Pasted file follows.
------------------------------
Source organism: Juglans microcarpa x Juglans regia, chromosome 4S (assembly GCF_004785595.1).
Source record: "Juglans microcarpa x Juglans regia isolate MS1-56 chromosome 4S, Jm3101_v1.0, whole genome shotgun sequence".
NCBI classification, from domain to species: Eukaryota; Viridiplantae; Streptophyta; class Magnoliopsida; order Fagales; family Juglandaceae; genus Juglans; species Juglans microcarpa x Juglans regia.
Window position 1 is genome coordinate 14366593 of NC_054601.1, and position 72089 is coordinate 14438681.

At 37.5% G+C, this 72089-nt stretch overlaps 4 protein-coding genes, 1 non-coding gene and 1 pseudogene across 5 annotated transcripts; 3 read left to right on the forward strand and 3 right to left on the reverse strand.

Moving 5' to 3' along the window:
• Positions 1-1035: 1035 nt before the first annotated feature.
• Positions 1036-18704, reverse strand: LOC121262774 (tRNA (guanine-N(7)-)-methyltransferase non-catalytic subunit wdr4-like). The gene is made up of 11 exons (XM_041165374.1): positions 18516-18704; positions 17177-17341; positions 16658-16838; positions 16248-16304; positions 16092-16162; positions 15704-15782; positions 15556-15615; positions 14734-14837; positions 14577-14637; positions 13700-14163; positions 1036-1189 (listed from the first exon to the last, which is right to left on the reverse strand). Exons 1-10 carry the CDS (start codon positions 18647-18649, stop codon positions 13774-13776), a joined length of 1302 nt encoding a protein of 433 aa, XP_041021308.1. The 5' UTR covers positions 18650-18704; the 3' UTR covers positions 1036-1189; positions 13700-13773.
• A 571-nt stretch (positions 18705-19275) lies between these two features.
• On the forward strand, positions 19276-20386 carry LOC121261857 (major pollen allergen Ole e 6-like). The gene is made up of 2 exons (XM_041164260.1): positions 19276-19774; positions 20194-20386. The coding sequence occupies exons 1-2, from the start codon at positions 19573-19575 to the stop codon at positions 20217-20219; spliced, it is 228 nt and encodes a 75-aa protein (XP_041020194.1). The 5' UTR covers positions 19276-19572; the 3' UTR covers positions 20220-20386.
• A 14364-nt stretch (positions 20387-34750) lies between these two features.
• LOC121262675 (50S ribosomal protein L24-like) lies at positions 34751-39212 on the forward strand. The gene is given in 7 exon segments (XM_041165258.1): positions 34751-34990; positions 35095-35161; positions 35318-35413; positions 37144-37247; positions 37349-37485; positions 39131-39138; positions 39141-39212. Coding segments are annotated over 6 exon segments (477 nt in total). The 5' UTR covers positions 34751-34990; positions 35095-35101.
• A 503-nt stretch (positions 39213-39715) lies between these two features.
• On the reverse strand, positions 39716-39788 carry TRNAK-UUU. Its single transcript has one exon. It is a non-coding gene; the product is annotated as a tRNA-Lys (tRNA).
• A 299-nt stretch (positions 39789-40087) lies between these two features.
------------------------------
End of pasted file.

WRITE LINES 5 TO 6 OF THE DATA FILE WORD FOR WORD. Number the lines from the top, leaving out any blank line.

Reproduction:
At 37.5% G+C, this 72089-nt stretch overlaps 4 protein-coding genes, 1 non-coding gene and 1 pseudogene across 5 annotated transcripts; 3 read left to right on the forward strand and 3 right to left on the reverse strand.

Moving 5' to 3' along the window: